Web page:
239. So following up my viewing of Hellraiser a couple of weeks ago, this week, I stuck Hellbound: Hellraiser II (1988, directed by Tony Randel) into the machine. My memories of the film were hazy--like its predecessor, I hadn't seen it in well over a decade. My memory of the film consisted mainly of the notion that Hellbound is closer to Clive Barker's prose, in spirit if not in letter, than the first movie. I still think that's true, though it's not necessarily a compliment. My impression at this viewing was that this is a movie with No. Damned. Plot. You have a setting in a mental institution, the elements remaining from the previous film, and writers who think that that will make the movie without any input from them. It's pretty bad. More troubling: the later part of the movie seems drawn more from the Nightmare on Elm Street series than from Hellraiser, with hell substituting for Freddy's dreamland, and with the evil doctor cum Cenobite filling the role of Freddy, suggesting that the filmmakers had exhausted their own ideas in the first two reels. This also features the pussification of the main Cenobites. What a cop out. I mentioned that I think this is closer in spirit to Barker's prose, and here's why: Barker throws narrative coherence to the wind in favor of startling verbal images. This movie attempts the same, and occasionally succeeds. Unfortunately, none of those images really connects with any experience that anyone has ever had. Some might call this "visionary," but I don't know that that's what I'd call it...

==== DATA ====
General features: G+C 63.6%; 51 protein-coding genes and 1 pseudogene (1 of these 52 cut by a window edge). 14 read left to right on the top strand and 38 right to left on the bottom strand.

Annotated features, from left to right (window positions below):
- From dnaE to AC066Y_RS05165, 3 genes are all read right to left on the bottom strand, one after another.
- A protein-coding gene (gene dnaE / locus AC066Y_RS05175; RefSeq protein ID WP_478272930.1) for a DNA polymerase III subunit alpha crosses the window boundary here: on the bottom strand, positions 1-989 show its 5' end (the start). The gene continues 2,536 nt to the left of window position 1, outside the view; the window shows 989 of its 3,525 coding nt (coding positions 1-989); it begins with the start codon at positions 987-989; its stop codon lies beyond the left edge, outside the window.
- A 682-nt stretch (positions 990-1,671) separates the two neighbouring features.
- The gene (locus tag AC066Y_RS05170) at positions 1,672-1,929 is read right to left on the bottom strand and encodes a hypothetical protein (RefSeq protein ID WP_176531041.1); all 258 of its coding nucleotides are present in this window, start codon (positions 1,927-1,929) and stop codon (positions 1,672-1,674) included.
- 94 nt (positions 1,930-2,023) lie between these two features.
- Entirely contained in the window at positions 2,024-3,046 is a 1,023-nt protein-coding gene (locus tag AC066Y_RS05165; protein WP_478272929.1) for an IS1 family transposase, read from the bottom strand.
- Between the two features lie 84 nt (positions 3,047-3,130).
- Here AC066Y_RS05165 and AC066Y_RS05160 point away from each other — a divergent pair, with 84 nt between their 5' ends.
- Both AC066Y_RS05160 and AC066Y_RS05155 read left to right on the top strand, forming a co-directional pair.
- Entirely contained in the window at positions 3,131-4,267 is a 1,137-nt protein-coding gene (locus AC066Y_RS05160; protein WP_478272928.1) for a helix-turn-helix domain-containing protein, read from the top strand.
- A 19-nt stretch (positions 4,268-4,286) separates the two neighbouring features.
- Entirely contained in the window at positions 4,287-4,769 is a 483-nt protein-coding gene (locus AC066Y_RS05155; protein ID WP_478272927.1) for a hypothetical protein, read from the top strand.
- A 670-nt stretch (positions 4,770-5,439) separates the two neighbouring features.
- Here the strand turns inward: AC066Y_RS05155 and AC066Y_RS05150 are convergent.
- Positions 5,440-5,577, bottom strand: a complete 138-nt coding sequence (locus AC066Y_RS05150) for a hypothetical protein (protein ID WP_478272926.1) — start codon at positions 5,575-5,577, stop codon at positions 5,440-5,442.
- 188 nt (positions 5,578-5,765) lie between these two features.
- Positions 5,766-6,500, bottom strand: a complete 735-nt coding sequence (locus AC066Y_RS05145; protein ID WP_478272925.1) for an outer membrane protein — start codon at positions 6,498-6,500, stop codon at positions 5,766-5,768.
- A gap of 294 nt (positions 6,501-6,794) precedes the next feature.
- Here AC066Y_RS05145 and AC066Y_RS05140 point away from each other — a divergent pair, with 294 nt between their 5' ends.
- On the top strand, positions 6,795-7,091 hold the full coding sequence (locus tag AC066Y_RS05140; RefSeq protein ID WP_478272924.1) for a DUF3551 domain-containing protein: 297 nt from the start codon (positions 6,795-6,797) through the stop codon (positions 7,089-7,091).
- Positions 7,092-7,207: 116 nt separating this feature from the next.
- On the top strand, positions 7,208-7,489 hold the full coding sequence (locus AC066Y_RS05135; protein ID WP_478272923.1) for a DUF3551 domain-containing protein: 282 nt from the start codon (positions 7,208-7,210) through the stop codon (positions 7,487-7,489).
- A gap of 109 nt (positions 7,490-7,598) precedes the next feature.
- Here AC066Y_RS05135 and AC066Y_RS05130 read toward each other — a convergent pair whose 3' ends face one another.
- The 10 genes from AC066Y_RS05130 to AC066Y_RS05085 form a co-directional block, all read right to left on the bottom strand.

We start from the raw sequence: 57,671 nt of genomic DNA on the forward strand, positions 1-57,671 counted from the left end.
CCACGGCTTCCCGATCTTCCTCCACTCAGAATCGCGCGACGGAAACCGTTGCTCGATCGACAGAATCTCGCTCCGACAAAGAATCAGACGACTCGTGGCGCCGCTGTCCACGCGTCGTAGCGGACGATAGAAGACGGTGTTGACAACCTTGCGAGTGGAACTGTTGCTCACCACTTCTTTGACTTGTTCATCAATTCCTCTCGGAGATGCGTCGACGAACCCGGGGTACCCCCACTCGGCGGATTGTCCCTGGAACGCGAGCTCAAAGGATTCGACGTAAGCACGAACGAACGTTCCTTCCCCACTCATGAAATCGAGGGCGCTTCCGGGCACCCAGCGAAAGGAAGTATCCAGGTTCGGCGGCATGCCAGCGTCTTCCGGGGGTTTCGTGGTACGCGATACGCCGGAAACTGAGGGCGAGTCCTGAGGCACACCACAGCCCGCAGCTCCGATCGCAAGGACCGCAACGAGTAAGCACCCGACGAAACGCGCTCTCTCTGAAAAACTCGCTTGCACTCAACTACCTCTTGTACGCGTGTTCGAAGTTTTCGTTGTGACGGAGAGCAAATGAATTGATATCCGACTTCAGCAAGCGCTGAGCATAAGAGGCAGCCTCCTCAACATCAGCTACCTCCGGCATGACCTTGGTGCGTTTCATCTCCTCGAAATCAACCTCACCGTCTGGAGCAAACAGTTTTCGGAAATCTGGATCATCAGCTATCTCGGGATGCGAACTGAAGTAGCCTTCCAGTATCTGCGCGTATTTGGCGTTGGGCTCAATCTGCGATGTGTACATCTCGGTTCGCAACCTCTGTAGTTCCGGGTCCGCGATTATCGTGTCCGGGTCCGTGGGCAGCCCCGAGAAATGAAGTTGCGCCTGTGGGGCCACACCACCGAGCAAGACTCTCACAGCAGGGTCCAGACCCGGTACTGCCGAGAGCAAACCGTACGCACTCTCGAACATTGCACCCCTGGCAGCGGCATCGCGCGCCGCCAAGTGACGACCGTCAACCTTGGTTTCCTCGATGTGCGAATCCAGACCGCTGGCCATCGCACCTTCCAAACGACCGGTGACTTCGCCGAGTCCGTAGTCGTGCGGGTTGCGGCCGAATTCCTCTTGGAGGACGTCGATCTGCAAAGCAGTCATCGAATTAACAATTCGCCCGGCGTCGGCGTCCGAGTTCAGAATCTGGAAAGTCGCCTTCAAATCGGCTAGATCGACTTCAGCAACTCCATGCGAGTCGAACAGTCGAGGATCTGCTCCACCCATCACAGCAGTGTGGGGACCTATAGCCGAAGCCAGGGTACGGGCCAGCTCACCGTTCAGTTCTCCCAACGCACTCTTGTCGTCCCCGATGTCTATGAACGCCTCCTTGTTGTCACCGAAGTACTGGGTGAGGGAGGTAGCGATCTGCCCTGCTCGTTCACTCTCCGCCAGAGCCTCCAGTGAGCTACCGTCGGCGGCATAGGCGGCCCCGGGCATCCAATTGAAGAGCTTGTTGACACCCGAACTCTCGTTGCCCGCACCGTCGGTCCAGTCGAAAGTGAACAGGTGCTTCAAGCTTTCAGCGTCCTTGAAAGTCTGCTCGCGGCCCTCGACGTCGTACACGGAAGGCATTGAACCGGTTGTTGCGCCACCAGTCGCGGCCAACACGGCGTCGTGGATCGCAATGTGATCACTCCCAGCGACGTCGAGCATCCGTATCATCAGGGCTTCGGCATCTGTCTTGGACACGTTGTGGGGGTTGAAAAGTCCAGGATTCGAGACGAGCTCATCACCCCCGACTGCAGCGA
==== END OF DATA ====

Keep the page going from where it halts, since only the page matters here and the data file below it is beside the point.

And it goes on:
240. So having abused my brain with THAT movie, with what did I scrub the lingering residue from my tortured gray matter? That would be Cutthroat Island (1995, directed by Renny Harlin), perhaps not the wisest choice. My significant other brought it home from some bargain bin ("Honey, it was only $4.98") a few weeks ago and we hadn't filed it in the collection yet. So I stuck it in the machine.
Let me tell you about wall to wall action--a fallacy into which this film falls. If you pitch everything at just the far side of hysteria, how do you know what's really important? Most movies that boast a thrill a minute? They're DULL. Monotonous, even. They're like being trapped on a long car trip with an ADD-afflicted ten-year old on a sugar high. And Jesus, does THIS movie fit that description. Oh, the elements are all here: pirate map, scurvy sea dogs, hissable villains (thank you, Frank Langella, but this was NOT your finest hour. I'd still sleep with you, though). What's lacking is mood. What's lacking is rhythm. What's lacking is brains. I mean, I like the idea of casting Geena Davis as a pirate captain, in theory. She's a fine actress, and I like seeing Mensa members do well. I'm sure that the movie sounded fun at the time. But performances are crafted by directors and film editors, and her then-husband Renny Harlin picks the worst possible takes and the clumsiest line readings imaginable.
So I was bored. In the big sea battle at the end of the film, full of sound and fury signifying nothing, my mind was wandering. I was wondering why it seemed like neither of the pirate ships was actually moving. Now, the movie sets up a classic stern chase, but that's not cinematic (don't tell Master and Commander, which has a stern chase that's a corker). It wants the ships to beat the hell out of each other with full broadsides. As a result, neither ship is maneuvering for advantage. They just sit there firing volley after volley, not even creating a wake. This is dumb. But by that point I just wanted it to be over so I could go to the bathroom and take some aspirin for the throbbing headache the movie gave me.